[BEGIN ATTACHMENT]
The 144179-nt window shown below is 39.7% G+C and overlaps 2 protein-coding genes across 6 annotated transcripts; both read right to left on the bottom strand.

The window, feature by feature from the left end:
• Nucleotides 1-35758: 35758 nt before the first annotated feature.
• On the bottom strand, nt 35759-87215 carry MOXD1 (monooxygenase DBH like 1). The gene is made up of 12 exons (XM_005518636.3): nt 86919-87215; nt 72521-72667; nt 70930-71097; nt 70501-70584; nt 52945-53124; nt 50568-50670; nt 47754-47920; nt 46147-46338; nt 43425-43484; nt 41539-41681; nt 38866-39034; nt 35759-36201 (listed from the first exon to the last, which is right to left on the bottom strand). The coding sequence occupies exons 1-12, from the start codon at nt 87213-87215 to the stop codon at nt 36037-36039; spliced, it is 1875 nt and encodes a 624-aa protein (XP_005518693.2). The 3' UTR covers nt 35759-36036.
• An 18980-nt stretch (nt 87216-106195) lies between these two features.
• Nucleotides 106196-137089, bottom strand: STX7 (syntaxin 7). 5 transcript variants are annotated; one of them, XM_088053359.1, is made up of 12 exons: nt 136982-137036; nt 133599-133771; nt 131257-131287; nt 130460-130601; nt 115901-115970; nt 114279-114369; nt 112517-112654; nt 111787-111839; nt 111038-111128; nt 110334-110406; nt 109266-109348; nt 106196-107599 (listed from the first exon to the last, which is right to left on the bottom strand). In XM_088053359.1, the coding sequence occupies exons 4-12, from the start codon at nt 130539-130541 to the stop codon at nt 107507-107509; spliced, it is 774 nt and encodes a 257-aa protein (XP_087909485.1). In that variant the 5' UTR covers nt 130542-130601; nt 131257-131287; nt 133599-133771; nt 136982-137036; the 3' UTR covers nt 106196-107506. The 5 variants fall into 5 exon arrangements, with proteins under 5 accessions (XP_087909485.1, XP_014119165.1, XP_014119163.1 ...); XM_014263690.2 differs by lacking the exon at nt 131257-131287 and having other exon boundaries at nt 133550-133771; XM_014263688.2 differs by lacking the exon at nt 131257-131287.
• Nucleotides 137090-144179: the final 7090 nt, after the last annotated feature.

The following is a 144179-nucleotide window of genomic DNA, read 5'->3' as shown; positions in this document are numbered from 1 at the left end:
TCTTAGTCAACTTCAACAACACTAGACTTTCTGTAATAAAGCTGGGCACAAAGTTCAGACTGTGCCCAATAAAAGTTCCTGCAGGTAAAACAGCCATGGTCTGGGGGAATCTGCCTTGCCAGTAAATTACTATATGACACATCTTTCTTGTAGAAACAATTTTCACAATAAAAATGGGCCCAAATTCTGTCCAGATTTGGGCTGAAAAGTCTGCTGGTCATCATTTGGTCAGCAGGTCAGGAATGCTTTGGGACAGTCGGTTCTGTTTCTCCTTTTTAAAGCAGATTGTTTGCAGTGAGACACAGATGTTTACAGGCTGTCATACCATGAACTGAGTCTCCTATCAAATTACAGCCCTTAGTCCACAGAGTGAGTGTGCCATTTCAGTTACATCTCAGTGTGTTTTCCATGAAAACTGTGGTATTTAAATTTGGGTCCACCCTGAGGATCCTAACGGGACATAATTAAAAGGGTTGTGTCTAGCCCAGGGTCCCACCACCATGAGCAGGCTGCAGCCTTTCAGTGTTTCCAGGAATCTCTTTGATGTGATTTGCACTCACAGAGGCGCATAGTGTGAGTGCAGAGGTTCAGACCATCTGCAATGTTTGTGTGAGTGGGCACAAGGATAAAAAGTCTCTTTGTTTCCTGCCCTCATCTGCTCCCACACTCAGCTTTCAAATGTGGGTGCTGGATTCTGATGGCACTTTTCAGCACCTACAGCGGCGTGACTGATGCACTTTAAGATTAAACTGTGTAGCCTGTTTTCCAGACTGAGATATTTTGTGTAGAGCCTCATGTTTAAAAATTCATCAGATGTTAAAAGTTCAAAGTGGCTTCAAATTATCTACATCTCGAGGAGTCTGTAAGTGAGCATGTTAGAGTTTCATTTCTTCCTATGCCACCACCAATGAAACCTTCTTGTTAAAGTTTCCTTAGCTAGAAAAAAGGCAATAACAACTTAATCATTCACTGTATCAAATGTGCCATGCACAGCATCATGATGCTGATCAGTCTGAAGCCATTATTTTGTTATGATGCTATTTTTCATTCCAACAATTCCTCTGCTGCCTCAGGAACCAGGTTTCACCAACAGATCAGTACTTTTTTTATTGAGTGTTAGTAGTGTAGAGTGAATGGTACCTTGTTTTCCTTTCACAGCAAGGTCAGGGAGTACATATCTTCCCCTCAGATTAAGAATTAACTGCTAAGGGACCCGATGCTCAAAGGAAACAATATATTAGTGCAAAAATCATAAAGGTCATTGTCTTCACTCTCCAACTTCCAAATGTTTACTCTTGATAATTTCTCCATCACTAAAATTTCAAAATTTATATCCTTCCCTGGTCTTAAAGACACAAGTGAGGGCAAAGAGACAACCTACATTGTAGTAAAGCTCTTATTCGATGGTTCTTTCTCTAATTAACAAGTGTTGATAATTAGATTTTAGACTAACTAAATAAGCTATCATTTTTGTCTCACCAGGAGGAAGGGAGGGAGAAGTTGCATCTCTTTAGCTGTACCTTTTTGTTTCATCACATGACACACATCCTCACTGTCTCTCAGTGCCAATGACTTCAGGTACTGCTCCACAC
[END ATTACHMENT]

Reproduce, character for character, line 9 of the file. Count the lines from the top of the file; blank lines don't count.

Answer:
TCTTAGTCAACTTCAACAACACTAGACTTTCTGTAATAAAGCTGGGCACAAAGTTCAGACTGTGCCCAATAAAAGTTCCTGCAGGTAAAACAGCCATGGTCTGGGGGAATCTGCCTTGCCAGTAAATTACTATATGACACATCTTTCTTGTAGAAACAATTTTCACAATAAAAATGGGCCCAAATTCTGTCCAGATTTGGGCTGAAAAGTCTGCTGGTCATCATTTGGTCAGCAGGTCAGGAATGCTTTGGGACAGTCGGTTCTGTTTCTCCTTTTTAAAGCAGATTGTTTGCAGTGAGACACAGATGTTTACAGGCTGTCATACCATGAACTGAGTCTCCTATCAAATTACAGCCCTTAGTCCACAGAGTGAGTGTGCCATTTCAGTTACATCTCAGTGTGTTTTCCATGAAAACTGTGGTATTTAAATTTGGGTCCACCCTGAGGATCCTAACGGGACATAATTAAAAGGGTTGTGTCTAGCCCAGGGTCCCACCACCATGAGCAGGCTGCAGCCTTTCAGTGTTTCCAGGAATCTCTTTGATGTGATTTGCACTCACAGAGGCGCATAGTGTGAGTGCAGAGGTTCAGACCATCTGCAATGTTTGTGTGAGTGGGCACAAGGATAAAAAGTCTCTTTGTTTCCTGCCCTCATCTGCTCCCACACTCAGCTTTCAAATGTGGGTGCTGGATTCTGATGGCACTTTTCAGCACCTACAGCGGCGTGACTGATGCACTTTAAGATTAAACTGTGTAGCCTGTTTTCCAGACTGAGATATTTTGTGTAGAGCCTCATGTTTAAAAATTCATCAGATGTTAAAAGTTCAAAGTGGCTTCAAATTATCTACATCTCGAGGAGTCTGTAAGTGAGCATGTTAGAGTTTCATTTCTTCCTATGCCACCACCAATGAAACCTTCTTGTTAAAGTTTCCTTAGCTAGAAAAAAGGCAATAACAACTTAATCATTCACTGTATCAAATGTGCCATGCACAGCATCATGATGCTGATCAGTCTGAAGCCATTATTTTGTTATGATGCTATTTTTCATTCCAACAATTCCTCTGCTGCCTCAGGAACCAGGTTTCACCAACAGATCAGTACTTTTTTTATTGAGTGTTAGTAGTGTAGAGTGAATGGTACCTTGTTTTCCTTTCACAGCAAGGTCAGGGAGTACATATCTTCCCCTCAGATTAAGAATTAACTGCTAAGGGACCCGATGCTCAAAGGAAACAATATATTAGTGCAAAAATCATAAAGGTCATTGTCTTCACTCTCCAACTTCCAAATGTTTACTCTTGATAATTTCTCCATCACTAAAATTTCAAAATTTATATCCTTCCCTGGTCTTAAAGACACAAGTGAGGGCAAAGAGACAACCTACATTGTAGTAAAGCTCTTATTCGATGGTTCTTTCTCTAATTAACAAGTGTTGATAATTAGATTTTAGACTAACTAAATAAGCTATCATTTTTGTCTCACCAGGAGGAAGGGAGGGAGAAGTTGCATCTCTTTAGCTGTACCTTTTTGTTTCATCACATGACACACATCCTCACTGTCTCTCAGTGCCAATGACTTCAGGTACTGCTCCACAC